NHS TRUSTS are splashing £158,000 per day on new PCs and laptops at an average cost of £678 per device, a Freedom of Information (FoI) request has revealed.
The figures, obtained by memory and storage company Crucial, came from 197 of the 235 Trusts in England. Since the beginning of 2013, they have disposed of 219,232 computers - equivalent to around 120 each day - and spent over £260 million on 384,714 new machines.
Crucial said that it is possible that some of the computers are being disposed of by accident - they may have been mistakenly identified as having an unfixable problem, for example. Some may also simply be too old to operate properly, in which case upgrading is another way in which the NHS could save money and avoid electronic waste.
By doubling the installed memory of PCs, rather than buying new ones, Crucial estimates that the NHS could save £93 million.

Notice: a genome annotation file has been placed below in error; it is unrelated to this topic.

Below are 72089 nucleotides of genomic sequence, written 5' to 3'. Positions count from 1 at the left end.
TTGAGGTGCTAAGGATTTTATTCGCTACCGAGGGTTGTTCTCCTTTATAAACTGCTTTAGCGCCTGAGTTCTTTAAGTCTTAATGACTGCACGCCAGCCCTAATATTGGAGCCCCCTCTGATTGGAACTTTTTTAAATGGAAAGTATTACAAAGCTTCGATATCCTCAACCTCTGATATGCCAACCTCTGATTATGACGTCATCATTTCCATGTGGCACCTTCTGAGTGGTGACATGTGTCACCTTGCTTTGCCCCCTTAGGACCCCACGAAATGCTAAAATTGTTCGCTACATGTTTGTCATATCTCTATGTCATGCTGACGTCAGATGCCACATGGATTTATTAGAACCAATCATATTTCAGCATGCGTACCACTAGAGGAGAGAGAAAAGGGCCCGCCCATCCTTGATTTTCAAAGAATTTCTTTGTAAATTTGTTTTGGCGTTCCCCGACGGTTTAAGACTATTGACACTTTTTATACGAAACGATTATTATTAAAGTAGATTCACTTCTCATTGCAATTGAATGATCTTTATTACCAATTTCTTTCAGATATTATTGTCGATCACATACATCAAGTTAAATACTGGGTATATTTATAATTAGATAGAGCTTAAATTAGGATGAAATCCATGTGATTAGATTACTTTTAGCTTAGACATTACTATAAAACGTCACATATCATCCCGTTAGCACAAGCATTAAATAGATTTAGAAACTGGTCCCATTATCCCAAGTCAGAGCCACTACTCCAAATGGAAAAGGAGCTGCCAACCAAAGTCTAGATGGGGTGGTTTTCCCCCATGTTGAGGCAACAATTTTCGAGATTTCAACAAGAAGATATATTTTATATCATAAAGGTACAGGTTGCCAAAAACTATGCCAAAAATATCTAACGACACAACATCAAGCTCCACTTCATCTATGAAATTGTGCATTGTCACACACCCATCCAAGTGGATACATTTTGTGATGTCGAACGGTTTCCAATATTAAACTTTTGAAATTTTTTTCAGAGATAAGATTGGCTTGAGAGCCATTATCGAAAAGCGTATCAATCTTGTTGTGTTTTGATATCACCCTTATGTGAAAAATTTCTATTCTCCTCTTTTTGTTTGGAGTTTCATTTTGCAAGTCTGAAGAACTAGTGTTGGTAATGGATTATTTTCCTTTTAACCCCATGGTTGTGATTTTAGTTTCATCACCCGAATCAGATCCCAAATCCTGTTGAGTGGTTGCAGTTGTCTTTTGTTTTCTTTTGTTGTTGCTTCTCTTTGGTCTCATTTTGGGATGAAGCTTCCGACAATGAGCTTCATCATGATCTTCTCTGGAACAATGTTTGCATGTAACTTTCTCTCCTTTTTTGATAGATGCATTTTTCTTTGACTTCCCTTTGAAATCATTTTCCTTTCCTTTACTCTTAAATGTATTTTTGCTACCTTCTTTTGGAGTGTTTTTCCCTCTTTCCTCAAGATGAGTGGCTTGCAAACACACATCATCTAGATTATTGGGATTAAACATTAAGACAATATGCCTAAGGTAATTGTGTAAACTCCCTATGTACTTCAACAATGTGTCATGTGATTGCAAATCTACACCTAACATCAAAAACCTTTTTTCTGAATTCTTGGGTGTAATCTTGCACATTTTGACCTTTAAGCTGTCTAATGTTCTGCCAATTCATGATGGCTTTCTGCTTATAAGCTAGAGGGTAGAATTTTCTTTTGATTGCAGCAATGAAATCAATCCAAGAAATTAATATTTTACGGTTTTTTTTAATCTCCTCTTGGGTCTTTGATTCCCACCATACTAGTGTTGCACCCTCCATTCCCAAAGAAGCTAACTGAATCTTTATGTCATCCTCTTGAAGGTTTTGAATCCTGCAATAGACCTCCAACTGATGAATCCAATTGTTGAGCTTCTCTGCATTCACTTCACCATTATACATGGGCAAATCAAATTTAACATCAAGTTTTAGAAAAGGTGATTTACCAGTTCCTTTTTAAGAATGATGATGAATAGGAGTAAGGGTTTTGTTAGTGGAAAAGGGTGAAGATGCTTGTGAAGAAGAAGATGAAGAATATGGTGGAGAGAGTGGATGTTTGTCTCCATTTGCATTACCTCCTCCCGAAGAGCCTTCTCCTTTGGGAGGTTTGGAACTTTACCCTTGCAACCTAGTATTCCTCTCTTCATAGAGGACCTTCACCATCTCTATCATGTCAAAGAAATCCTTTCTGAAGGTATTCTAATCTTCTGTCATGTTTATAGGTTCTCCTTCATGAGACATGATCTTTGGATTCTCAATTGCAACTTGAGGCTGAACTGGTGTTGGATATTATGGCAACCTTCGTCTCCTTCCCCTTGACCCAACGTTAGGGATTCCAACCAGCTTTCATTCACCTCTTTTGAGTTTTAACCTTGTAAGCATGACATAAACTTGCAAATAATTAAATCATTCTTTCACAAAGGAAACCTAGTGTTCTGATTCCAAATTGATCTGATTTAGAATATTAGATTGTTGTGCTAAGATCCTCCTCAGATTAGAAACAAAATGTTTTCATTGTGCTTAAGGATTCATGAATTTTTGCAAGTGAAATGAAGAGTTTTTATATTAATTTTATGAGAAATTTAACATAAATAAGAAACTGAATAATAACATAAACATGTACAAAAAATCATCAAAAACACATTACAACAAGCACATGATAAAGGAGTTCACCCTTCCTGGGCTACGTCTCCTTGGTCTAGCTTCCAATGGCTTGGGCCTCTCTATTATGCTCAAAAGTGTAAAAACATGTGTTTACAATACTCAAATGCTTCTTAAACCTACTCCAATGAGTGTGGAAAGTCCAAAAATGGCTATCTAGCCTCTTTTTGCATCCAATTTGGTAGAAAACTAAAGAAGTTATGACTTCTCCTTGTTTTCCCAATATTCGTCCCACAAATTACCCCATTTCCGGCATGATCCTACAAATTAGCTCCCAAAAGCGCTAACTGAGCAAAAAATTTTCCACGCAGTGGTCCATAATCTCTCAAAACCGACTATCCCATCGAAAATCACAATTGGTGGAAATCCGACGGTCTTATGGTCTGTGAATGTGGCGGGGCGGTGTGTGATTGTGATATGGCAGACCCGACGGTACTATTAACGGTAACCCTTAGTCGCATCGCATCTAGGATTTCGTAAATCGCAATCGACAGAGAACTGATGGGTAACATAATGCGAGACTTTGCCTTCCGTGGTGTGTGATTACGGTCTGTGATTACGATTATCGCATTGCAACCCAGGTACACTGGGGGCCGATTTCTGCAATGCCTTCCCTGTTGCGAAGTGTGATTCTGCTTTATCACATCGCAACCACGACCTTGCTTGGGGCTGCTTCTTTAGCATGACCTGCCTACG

A separate survey by the firm found that, despite the money spent, 42 per cent of healthcare professionals still feel that IT is a hindrance in their jobs. More than a quarter said that they lack technology skills; 20 per cent did not know how to scan for viruses; and five per cent admitted to not knowing how to send an email.
Jim Jardine, director of DRAM product marketing at Crucial, said: "The NHS is clearly investing in new hardware...But despite this spend, it's clear that more training or IT support in using these new systems is needed to help give healthcare workers the means of being productive.
"Our study also highlighted the lack of knowledge doing simple tasks like scan for viruses, but with a bit of training, healthcare staff would feel a lot more confident and can make the most of the NHS's IT investment."
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